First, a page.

(Sat am note: check out today's racing on the Head Of The Charles Webcast.)
A sturdy rain squall plagued Friday dampened the opening of the 2006 Head Of The Charles on Friday night; after a damp and cloudy but largely windless afternoon of trailer-parking, boat-rigging, and practice rows, the river was closed at 6pm in anticipation of the Virgin Atlantic 350 meter sprint under the light at 7:30pm. Unfortunately, a patience-testing cold front arrived in the intervening 90 minutes, with rain soaking those attendees that had not opted to head for the hotels, and a stiff headwind arriving just in time for the racing.
The men’s crews in particular made the best of it, with a very well-contested race between Cambridge, Oxford, Harvard and Northeastern going to a slick Cambridge crew, which blasted out to an early lead and then held on late to nip a charging Oxford crew at the finish line. The women’s race was anything but slick, when Radcliffe jumped out to an early lead only to have an open gate in the Cambridge crew cause the crew to stop rowing and the race to be restarted. Radcliffe lost the element of surprise on the next start, and Cambridge pushed out to a lead for most of the way. As the crews reached the finish line, however, the crews had converged to the extent that they endured a full clash, complete with a lost oar, swerving hulls, and boats taking on water.
Cambridge women's stroke Kat Lange said "The wind was quite terrible. It's not as rough as I would have expected it, but the winds picked up quite a bit. And riders were caught in the rain as well, so we were all drenched and cold."
On the other hand, Cambridge four-seat Kip McDaniel appeared to enjoy the ride. "Actually, it was much calmer (than the Thames)," McDaniel said of the Charles. "You wouldn't believe it, but it can get pretty rough over there.
"This was my first true night race," McDaniel said. "It was really good. You feel like you're going much, much faster. You feel like your just flying. It was a really good experience to have it lit up."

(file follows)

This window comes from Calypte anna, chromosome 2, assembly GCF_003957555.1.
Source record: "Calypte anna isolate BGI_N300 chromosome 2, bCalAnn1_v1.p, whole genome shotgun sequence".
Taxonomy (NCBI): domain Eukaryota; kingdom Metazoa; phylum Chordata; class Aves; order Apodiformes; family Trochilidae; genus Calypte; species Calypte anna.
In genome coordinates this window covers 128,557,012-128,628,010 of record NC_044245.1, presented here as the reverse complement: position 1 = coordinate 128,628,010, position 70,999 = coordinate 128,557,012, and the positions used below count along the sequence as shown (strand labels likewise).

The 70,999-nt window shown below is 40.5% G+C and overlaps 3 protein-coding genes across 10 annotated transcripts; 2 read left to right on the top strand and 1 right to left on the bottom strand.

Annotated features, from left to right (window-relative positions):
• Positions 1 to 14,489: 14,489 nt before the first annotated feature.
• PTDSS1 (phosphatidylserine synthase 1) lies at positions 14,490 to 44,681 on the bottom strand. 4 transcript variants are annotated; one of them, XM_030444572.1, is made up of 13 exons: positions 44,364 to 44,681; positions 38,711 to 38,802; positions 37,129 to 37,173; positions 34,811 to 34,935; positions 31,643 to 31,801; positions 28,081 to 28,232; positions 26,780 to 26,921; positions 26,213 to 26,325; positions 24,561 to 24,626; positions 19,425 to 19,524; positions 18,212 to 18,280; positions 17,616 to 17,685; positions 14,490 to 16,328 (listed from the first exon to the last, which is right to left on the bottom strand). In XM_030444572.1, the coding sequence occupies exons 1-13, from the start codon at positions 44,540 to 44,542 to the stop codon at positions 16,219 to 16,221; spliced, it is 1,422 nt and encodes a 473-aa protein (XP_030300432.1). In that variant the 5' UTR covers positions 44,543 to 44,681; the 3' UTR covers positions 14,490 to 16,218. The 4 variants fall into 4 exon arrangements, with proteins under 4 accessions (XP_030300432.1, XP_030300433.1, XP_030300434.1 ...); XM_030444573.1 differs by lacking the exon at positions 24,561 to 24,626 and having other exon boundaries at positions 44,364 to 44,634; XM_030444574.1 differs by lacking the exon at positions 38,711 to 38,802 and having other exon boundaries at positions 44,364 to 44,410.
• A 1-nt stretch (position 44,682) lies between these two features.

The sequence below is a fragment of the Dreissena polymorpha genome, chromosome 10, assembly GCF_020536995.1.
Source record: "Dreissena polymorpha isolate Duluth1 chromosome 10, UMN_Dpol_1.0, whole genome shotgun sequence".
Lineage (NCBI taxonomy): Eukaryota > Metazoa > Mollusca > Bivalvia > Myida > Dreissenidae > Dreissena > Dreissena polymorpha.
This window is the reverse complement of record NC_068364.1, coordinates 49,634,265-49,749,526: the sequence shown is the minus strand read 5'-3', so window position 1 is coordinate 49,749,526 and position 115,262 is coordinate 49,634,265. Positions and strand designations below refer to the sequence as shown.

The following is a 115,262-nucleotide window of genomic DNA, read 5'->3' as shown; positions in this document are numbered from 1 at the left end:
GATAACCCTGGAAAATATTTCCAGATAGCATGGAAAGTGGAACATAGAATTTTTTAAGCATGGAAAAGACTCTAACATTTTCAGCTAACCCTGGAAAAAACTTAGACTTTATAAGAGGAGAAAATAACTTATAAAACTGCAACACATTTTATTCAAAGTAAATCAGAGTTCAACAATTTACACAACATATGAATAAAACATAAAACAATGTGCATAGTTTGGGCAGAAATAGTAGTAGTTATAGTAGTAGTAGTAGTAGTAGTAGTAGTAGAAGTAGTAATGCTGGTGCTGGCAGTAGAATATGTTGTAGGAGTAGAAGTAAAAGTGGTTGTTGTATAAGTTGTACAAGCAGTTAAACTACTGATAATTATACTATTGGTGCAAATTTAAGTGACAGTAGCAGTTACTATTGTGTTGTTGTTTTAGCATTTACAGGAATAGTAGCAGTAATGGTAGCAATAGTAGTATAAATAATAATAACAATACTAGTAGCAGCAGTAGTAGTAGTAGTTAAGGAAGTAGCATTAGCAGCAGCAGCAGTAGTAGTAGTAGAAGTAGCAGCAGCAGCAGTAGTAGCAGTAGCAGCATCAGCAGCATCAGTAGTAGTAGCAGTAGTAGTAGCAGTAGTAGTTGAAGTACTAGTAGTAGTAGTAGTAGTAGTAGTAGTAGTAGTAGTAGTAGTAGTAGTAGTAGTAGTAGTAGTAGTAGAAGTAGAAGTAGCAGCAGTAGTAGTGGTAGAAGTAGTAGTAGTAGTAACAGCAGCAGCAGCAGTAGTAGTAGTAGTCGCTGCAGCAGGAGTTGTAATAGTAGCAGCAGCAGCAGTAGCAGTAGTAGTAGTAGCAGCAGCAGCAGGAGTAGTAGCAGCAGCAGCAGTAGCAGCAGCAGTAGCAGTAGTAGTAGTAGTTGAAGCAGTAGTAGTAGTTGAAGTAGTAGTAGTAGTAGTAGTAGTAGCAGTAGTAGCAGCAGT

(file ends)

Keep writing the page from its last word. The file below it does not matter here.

That said, the spirit of the event was beginning to show nonetheless, with crews peacocking on the square all eight right in front of the launching areas, coxswains practicing critical turns at full bore, high school kids and masters alike shopping for tons of rowing gear, crews painting their toenails in team colors, and a new sight at the Charles, people actually practicing in quads.
Think I’m kidding? The quad, which was strictly a fundraising second run down the course last year, with the emphasis on fun, has become a fairly serious event at the HOCR.
“Yeah, we’ve been doing three-four rows a week for the past month or so,” said one oarsman from one of the mixed quad entries. “It’s been really fun.”
Running the Charles in a boogieing boat like the quad can be a true thrill ride.
“I’m used to the single, and I’ll tell you, those bridges come up really fast in the quad,” said one Charles river local, who is bowing and towing a women’s quad. “I was going to call the race as well, but the first time we did any full power, I said I’m not saying anything! I just want to keep us off the bridges.”
It’s been a long day, so that will have to be it for tonight; as row2k logs off for the evening the rain is gone and stars are shining; see you at a sunny starting line Saturday morning!